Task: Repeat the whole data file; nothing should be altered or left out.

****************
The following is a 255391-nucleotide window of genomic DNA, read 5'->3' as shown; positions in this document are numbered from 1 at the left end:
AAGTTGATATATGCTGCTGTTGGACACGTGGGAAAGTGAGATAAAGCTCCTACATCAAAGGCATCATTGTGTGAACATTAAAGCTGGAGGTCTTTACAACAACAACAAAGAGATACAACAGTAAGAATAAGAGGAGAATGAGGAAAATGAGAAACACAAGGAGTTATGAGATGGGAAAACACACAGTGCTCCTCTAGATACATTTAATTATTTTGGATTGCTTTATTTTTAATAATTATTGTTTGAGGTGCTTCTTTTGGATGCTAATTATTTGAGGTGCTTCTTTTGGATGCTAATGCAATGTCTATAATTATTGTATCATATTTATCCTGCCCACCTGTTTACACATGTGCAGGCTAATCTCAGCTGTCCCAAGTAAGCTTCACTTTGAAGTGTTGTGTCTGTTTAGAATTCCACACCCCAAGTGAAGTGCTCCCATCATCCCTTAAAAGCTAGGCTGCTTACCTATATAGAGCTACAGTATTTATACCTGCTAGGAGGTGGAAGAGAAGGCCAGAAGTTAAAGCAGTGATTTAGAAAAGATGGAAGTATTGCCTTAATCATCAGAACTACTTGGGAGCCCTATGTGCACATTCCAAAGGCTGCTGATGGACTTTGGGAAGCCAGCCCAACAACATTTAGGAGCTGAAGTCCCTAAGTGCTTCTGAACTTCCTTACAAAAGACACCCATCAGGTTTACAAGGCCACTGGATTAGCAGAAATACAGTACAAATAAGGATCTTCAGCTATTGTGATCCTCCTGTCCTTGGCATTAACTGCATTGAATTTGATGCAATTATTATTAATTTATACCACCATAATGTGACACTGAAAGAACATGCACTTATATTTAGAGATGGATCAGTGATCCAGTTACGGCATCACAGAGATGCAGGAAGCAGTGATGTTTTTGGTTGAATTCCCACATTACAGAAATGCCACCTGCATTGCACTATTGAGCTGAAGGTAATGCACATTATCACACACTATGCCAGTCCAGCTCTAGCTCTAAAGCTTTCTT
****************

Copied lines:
The following is a 255391-nucleotide window of genomic DNA, read 5'->3' as shown; positions in this document are numbered from 1 at the left end:
AAGTTGATATATGCTGCTGTTGGACACGTGGGAAAGTGAGATAAAGCTCCTACATCAAAGGCATCATTGTGTGAACATTAAAGCTGGAGGTCTTTACAACAACAACAAAGAGATACAACAGTAAGAATAAGAGGAGAATGAGGAAAATGAGAAACACAAGGAGTTATGAGATGGGAAAACACACAGTGCTCCTCTAGATACATTTAATTATTTTGGATTGCTTTATTTTTAATAATTATTGTTTGAGGTGCTTCTTTTGGATGCTAATTATTTGAGGTGCTTCTTTTGGATGCTAATGCAATGTCTATAATTATTGTATCATATTTATCCTGCCCACCTGTTTACACATGTGCAGGCTAATCTCAGCTGTCCCAAGTAAGCTTCACTTTGAAGTGTTGTGTCTGTTTAGAATTCCACACCCCAAGTGAAGTGCTCCCATCATCCCTTAAAAGCTAGGCTGCTTACCTATATAGAGCTACAGTATTTATACCTGCTAGGAGGTGGAAGAGAAGGCCAGAAGTTAAAGCAGTGATTTAGAAAAGATGGAAGTATTGCCTTAATCATCAGAACTACTTGGGAGCCCTATGTGCACATTCCAAAGGCTGCTGATGGACTTTGGGAAGCCAGCCCAACAACATTTAGGAGCTGAAGTCCCTAAGTGCTTCTGAACTTCCTTACAAAAGACACCCATCAGGTTTACAAGGCCACTGGATTAGCAGAAATACAGTACAAATAAGGATCTTCAGCTATTGTGATCCTCCTGTCCTTGGCATTAACTGCATTGAATTTGATGCAATTATTATTAATTTATACCACCATAATGTGACACTGAAAGAACATGCACTTATATTTAGAGATGGATCAGTGATCCAGTTACGGCATCACAGAGATGCAGGAAGCAGTGATGTTTTTGGTTGAATTCCCACATTACAGAAATGCCACCTGCATTGCACTATTGAGCTGAAGGTAATGCACATTATCACACACTATGCCAGTCCAGCTCTAGCTCTAAAGCTTTCTT